There appears to be an increased risk of the skin disease rosacea among female migraine sufferers according to a recent study published in the Journal of the American Academy of Dermatology.
Rosacea is a common skin disease associated with skin inflammation and certain vascular changes.
Using the UK –based General Practice Research Database, Julia Spoendlin and colleagues from the University of Basel, identified patients with incident rosacea between 1995 and 2009. (cases; 53,927 participants) and matched rosacea-free control subjects (matched 1:1; 53,927 participants).
The researchers observed a small overall association between rosacea and migraine in women (adjusted odds ratio [aOR], 1.22), but not in men.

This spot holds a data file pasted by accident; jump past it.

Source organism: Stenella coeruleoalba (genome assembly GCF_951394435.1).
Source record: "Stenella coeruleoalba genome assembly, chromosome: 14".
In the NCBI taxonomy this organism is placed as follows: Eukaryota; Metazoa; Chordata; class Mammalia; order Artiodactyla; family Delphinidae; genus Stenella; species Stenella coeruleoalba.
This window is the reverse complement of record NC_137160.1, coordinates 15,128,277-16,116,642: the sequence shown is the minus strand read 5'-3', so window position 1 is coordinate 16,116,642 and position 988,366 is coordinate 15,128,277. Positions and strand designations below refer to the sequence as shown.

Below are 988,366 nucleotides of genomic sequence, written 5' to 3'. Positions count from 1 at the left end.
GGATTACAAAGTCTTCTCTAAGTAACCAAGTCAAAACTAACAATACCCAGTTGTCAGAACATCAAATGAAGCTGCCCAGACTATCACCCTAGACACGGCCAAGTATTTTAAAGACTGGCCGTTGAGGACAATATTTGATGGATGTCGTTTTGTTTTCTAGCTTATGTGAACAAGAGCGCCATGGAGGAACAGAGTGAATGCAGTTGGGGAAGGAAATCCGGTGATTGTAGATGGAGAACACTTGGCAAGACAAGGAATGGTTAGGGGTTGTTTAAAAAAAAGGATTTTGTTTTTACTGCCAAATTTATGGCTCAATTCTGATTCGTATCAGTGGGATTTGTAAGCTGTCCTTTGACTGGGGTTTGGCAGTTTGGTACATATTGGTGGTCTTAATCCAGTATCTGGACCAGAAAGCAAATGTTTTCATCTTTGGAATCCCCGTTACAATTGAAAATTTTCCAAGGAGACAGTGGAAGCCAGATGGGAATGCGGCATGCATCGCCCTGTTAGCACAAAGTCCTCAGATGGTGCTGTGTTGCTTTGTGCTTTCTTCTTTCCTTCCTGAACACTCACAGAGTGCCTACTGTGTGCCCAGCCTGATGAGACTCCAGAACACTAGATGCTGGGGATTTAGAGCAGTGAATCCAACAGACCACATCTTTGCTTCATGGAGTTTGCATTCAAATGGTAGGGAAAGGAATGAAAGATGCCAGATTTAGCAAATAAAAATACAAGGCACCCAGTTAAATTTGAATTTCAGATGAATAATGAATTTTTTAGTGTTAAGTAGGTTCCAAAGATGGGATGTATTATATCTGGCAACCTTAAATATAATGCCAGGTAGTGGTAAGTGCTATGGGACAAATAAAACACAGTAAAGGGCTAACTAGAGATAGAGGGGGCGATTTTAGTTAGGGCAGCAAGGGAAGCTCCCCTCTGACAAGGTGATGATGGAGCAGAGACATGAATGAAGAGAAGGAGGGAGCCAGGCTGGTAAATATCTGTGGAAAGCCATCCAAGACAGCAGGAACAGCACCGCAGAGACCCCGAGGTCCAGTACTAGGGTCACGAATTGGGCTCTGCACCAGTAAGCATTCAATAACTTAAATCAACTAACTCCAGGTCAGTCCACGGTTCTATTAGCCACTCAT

In female migraine sufferers aged 50–59 years, the effect was more pronounced (aOR, 1.36). Female triptan users also exhibited slightly increasing risk estimates with increasing age, with the highest odds ratio seen in women aged sixty or older (aOR, 1.66).
“We observed a slightly increased risk for female migraineurs to develop rosacea, particularly in women with severe migraine aged 50 years or older,” the study authors wrote.